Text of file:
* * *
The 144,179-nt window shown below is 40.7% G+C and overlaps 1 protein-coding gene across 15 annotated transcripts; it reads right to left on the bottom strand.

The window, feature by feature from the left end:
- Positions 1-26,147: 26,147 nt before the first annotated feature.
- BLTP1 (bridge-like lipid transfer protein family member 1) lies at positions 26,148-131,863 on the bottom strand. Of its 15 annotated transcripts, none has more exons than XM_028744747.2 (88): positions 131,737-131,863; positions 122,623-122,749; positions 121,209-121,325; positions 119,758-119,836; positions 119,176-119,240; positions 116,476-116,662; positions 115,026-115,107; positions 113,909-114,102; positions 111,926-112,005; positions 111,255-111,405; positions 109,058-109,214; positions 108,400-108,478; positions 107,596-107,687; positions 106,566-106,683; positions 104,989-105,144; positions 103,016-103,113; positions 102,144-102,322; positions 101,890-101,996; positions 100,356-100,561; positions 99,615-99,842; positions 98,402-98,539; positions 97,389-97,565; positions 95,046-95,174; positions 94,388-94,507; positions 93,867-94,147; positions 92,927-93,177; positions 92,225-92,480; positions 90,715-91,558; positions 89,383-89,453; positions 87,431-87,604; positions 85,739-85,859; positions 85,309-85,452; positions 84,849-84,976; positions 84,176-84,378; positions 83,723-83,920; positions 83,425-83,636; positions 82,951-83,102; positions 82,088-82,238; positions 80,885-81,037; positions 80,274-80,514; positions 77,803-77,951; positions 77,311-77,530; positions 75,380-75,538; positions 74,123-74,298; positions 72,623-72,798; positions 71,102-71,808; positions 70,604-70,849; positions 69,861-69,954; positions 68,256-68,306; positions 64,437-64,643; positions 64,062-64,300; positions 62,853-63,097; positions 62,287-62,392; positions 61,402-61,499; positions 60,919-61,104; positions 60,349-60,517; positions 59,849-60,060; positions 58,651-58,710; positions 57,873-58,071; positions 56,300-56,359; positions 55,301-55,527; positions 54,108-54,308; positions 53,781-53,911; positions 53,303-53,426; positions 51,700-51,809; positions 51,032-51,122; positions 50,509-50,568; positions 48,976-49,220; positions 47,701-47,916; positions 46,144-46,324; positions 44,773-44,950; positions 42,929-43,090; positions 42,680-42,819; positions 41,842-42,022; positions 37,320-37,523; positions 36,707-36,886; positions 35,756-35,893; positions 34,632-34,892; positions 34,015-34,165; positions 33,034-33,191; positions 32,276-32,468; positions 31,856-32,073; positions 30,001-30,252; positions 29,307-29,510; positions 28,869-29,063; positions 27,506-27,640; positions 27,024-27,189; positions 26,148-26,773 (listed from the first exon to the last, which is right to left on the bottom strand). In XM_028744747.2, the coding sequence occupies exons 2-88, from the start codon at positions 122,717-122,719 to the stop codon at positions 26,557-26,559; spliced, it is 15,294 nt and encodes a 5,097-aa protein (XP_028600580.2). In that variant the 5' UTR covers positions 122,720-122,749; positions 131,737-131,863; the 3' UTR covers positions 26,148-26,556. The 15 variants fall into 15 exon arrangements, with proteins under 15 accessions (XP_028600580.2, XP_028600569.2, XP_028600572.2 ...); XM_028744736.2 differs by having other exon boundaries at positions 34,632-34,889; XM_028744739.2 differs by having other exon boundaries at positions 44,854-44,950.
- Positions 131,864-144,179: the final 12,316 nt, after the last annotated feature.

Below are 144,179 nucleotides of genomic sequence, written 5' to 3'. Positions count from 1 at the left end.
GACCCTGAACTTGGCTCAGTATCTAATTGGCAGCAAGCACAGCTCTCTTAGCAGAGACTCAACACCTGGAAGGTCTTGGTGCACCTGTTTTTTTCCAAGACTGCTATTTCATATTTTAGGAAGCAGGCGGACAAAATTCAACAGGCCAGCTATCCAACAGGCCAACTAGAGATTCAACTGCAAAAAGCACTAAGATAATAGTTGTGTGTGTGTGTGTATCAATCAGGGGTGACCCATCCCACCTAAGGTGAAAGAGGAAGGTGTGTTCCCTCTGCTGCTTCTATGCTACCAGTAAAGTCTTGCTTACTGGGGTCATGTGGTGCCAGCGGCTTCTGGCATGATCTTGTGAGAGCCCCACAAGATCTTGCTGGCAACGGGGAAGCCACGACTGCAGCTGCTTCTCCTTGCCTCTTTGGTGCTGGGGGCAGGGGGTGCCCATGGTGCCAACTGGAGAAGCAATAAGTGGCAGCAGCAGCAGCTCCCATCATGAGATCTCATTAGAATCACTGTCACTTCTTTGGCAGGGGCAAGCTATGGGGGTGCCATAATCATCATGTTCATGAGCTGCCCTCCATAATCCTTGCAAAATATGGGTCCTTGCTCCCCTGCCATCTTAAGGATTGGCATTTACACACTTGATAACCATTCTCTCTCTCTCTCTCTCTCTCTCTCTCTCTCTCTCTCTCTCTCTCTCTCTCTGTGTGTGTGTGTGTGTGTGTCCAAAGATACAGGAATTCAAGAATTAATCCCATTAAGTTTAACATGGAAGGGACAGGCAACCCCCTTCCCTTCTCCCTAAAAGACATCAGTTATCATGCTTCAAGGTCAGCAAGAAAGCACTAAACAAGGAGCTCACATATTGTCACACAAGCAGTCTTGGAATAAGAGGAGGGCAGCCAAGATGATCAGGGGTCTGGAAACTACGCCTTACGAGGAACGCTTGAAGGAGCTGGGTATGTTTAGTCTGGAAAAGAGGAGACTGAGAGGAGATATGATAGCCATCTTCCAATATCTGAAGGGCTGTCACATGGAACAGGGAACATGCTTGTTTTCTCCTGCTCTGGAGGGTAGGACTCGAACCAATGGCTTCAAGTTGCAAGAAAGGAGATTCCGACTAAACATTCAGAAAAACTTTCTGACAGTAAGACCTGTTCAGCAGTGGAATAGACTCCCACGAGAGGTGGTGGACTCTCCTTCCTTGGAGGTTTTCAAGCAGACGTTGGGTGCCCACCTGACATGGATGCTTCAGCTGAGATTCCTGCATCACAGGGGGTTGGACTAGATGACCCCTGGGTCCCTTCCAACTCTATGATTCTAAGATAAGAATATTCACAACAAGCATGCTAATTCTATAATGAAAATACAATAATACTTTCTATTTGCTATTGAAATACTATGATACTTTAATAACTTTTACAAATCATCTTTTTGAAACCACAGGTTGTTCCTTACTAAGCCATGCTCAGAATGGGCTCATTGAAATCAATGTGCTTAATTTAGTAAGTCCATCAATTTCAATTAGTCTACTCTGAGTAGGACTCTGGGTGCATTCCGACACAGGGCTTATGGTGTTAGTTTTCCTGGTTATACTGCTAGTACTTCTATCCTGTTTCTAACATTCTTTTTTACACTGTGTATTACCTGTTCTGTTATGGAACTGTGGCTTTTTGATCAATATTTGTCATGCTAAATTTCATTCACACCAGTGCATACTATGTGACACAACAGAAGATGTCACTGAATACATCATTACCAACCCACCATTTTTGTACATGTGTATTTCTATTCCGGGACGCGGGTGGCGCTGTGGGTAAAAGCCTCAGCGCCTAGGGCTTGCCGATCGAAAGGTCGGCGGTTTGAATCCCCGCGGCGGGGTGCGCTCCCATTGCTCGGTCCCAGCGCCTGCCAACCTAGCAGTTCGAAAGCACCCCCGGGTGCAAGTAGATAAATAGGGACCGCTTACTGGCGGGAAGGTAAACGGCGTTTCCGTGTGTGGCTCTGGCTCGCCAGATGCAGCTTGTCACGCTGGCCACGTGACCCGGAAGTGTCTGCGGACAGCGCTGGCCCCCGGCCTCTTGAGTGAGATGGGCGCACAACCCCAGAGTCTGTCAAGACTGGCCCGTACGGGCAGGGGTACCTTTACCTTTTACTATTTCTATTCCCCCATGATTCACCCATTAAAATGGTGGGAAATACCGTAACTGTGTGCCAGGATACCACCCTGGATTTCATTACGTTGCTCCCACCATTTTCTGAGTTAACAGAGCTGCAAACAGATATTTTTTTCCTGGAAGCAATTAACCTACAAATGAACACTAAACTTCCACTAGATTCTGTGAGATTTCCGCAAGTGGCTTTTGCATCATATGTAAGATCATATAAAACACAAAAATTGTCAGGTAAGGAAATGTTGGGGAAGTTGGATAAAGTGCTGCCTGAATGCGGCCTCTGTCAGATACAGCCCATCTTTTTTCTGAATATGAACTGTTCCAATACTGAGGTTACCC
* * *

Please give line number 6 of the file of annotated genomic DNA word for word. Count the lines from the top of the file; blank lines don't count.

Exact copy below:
Below are 144,179 nucleotides of genomic sequence, written 5' to 3'. Positions count from 1 at the left end.